Event Advice


Posted in Event Advice on September 1st, 2011 by Michele – Be the first to comment

Being an event planning intern, I see a lot of what goes into fundraising and organizing. It is certainly not an easy or stress-free process. Being organized helps relieve a lot of the stress. I have developed a list of the key points that I have picked up in my experience with fundraising.

  1. Decide who you are fundraising for. In order to put an event together and raise money, it is important that you have a specific organization to fundraise for. You want to be organized and on track. I suggest that you should choose an organization that is dear to your heart. This not only makes the event fun but meaningful, too.
  2. Know everything about the organization. You want to be knowledgeable to anyone with questions. This will make people how dedicated you are thus making them more likely to donate. 
  3. Decide how much money you would like to raise. This will help you stay on track and market yourself appropriately.
  4. Keep track of everyone who has donated to you. It’s important to keep record of the person or company that has donated to you and the amount they donated. It lets you know how close you are to your goal amount as well as letting the donator know that you are organized. In case anything goes array, you have your records to cover your bases.
  5. Don’t be pushy. You have to understand that a person may not have the funds to donate to your fundraiser. Do not take it personally, there will be plenty of other people and companies that will donate.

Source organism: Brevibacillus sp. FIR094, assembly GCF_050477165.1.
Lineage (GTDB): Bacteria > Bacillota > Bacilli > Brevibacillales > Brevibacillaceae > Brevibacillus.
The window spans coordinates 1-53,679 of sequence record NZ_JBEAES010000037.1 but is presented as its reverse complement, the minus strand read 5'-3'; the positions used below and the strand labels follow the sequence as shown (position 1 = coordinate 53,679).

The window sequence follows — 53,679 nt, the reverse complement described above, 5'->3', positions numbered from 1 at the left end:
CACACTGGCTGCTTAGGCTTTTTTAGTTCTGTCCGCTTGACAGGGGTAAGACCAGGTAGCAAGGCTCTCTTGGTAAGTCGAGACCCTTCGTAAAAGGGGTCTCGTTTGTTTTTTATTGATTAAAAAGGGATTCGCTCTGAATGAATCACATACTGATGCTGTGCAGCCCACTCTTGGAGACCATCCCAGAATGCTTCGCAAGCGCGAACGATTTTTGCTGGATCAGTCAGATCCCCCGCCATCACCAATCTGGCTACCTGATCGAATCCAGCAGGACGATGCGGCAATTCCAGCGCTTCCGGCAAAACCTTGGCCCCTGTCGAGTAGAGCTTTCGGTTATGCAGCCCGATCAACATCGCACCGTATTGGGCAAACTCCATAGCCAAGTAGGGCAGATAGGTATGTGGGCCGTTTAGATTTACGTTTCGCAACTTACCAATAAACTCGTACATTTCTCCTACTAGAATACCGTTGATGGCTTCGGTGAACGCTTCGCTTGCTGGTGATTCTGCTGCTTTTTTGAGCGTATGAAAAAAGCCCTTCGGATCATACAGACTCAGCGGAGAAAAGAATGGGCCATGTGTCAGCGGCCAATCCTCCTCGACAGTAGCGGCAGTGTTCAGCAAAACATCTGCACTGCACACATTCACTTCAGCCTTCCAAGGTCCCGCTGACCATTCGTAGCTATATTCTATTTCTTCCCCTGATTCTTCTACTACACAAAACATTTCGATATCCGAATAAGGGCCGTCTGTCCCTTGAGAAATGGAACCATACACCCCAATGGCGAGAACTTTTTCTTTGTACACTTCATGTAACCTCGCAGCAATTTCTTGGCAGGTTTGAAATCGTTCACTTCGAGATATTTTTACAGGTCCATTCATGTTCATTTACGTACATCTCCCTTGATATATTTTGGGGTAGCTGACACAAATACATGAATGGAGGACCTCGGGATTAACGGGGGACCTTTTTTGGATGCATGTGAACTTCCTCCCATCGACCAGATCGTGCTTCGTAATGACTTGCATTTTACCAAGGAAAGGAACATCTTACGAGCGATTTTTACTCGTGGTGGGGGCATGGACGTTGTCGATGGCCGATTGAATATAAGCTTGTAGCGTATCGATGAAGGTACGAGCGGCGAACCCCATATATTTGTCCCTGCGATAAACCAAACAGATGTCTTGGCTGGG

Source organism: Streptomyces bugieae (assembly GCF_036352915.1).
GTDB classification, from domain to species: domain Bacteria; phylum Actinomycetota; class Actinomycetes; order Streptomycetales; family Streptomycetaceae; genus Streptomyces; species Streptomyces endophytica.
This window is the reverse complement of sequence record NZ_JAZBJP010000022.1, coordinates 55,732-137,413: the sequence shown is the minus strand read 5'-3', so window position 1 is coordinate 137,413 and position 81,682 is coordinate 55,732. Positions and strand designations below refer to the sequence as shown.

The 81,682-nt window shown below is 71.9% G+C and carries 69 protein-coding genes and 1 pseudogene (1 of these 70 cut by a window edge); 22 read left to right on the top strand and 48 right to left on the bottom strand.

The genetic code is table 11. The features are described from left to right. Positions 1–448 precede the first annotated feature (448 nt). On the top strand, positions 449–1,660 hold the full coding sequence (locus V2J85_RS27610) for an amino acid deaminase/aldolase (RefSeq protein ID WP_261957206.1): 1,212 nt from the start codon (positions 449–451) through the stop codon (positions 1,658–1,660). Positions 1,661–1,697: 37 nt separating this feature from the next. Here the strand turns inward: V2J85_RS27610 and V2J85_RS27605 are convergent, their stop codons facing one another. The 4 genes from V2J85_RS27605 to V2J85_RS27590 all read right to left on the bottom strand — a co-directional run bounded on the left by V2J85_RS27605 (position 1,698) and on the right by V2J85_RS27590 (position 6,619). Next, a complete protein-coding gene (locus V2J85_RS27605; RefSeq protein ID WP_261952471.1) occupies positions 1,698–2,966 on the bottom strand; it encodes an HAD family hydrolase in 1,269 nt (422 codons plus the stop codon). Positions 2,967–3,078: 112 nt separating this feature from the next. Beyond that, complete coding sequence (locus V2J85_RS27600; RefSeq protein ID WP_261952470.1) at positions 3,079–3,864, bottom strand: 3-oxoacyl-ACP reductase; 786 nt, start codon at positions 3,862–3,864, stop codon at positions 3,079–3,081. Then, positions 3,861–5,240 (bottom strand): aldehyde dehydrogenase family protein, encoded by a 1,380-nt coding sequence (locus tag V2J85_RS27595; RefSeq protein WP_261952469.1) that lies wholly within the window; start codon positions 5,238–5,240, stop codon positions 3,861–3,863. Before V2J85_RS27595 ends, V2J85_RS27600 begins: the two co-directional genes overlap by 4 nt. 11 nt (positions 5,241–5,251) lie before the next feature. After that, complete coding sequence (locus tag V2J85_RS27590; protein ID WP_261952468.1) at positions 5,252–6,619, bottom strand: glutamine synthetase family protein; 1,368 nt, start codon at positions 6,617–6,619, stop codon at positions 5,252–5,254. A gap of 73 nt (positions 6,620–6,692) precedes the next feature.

6. Develop a friendly way to request a donation. We all understand that asking for a money donation is slightly uncomfortable. There are plenty of ways to ask without seeming rude or needy. With your own personality, put together a few lines that you think sounds appropriate to an audience. It is important to draw them in and make them want to donate.
  7. Give yourself a lot of time to prepare. Remember that anything can go wrong. Give yourself plenty of leeway to make new arrangements if need be. Start planning three months prior to the date.
  8. Market your fundraiser. We are all familiar with social networking sites like Facebook and Twitter. So, post a bunch of statuses and tweets about your event. It doesn’t take a lot of money to market yourself efficiently.
  9. Stay motivated. Keep in mind that this is something that you planned for a reason, so it must mean something to you. You will raise the money that you are striving for, it just takes hard work and dedication.
  10. Have fun. When the date approaches, you will be fully satisfied with your work. All the stress you endured will be worth it. A good attitude always leads to success.

-Amanda Pryor, Summer 2011 Intern

Thank You Notes

Posted in Event Advice on July 14th, 2011 by Michele – Be the first to comment

This post was inspired by an article written for Real Simple magazine. An important part of hosting and guest etiquette is to send thank you notes afterwards. Not only is it respectful, but it shows the recipient that their efforts made an impact and were appreciated. A thank you note should be personalized and genuine. It should have more of a sentiment than a typical “thanks for your gift.” Inserting memorable moments from the event give the card a more personalized and warm feeling.

As shown in the Real Simple birthday note, there are a few simple tips to include and personalize any card, for any occasion!

  • Compliment the recipient’s best qualities. Take advantage of the opportunity to say why loved ones are special: “I’m so lucky to have such a caring, supportive, funny friend” or “I’m so proud of you for being such a compassionate person.”
  • Turn a birthday card into a thank-you note. Tell someone what a difference he or she makes to your life.
  • Focus on the year ahead and what you hope it brings: joy, success, a new job, celebrations, possibilities. This goes a long way toward personalizing a card.